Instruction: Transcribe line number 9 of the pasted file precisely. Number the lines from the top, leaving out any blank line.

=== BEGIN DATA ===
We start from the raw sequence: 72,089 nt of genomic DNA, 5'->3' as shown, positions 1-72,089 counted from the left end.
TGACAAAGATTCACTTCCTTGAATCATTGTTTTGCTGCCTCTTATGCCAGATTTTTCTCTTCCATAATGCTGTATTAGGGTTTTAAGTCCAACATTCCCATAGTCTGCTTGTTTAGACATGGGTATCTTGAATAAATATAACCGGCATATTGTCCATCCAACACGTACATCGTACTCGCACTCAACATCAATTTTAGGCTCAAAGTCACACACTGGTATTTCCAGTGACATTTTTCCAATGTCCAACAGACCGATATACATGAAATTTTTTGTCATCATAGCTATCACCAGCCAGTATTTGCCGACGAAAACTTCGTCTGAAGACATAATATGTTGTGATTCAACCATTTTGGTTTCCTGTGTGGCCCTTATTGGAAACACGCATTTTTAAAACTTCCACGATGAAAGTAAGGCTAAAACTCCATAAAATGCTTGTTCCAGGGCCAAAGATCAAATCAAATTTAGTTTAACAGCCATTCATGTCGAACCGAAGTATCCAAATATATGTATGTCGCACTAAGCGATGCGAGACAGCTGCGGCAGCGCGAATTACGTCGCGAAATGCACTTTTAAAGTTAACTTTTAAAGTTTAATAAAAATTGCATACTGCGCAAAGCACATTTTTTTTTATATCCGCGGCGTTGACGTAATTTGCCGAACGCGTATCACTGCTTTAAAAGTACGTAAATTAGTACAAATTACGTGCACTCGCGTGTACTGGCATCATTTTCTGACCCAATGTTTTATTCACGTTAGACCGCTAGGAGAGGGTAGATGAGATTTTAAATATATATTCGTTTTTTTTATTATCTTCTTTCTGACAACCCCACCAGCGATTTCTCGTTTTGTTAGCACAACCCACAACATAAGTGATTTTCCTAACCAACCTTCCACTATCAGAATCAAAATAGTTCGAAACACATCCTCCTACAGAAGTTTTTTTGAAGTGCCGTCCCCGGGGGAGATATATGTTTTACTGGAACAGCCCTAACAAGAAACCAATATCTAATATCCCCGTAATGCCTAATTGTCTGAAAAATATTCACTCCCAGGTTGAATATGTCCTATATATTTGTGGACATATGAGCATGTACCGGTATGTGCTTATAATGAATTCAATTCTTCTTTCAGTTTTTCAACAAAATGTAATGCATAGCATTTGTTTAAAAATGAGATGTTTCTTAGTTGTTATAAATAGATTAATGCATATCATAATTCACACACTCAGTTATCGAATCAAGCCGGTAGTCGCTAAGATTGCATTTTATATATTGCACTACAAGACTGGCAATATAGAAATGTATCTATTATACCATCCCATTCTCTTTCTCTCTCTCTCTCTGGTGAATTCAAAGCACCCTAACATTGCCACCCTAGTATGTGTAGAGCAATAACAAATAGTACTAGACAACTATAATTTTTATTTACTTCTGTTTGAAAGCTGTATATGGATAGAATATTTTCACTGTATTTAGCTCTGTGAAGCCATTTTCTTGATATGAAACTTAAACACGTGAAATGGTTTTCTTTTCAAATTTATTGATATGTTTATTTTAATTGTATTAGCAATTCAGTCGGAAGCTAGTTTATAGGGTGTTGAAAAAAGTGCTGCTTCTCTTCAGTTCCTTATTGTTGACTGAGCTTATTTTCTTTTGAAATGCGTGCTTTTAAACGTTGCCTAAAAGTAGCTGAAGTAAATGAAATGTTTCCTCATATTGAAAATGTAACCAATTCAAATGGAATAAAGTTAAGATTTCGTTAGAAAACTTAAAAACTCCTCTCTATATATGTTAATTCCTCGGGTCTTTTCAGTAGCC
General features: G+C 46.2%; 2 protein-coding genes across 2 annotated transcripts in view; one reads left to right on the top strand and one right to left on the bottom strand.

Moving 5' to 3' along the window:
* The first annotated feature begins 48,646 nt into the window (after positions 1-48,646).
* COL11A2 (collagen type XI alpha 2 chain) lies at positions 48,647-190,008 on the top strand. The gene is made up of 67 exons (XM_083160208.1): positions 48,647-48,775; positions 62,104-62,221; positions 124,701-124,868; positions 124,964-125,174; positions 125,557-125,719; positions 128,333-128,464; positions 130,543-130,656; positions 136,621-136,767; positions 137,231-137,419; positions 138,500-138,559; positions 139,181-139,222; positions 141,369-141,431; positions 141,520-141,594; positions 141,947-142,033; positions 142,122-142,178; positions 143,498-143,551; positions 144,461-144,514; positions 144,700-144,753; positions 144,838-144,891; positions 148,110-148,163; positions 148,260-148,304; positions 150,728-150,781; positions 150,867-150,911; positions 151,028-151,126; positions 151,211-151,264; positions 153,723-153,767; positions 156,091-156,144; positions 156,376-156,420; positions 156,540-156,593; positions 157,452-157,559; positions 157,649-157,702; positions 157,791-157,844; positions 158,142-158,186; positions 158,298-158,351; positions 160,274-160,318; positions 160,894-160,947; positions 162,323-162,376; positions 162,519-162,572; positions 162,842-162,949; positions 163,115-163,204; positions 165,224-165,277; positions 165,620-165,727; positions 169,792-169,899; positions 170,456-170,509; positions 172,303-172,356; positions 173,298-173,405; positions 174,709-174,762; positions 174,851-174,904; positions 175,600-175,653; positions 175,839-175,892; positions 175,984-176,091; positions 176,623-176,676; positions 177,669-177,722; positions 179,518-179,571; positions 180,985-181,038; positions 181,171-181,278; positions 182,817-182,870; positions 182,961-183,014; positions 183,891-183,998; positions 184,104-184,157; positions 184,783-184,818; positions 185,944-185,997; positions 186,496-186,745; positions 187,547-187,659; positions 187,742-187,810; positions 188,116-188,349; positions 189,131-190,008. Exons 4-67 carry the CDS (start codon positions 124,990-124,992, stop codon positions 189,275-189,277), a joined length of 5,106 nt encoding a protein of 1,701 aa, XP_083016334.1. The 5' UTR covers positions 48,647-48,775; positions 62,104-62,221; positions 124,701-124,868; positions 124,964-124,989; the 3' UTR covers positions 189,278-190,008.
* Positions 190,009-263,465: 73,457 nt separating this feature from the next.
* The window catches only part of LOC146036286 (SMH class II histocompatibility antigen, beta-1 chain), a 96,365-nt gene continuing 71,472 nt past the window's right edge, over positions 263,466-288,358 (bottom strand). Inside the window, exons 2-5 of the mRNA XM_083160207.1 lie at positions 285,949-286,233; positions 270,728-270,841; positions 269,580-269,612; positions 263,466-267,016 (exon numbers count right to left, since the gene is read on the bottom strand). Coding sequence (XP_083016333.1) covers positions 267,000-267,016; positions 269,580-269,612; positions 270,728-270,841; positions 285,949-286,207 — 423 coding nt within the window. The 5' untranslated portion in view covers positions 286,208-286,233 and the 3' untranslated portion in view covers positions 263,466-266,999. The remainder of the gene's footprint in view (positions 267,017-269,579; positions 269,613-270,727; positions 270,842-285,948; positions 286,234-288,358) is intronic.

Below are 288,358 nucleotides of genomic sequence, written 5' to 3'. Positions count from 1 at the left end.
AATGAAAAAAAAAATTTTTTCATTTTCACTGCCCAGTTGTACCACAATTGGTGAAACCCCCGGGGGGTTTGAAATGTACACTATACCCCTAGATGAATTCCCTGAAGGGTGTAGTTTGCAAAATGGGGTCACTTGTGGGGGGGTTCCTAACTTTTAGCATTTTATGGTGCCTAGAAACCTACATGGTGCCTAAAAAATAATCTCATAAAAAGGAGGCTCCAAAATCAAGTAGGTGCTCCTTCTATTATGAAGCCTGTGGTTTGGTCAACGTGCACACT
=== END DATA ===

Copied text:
Below are 288,358 nucleotides of genomic sequence, written 5' to 3'. Positions count from 1 at the left end.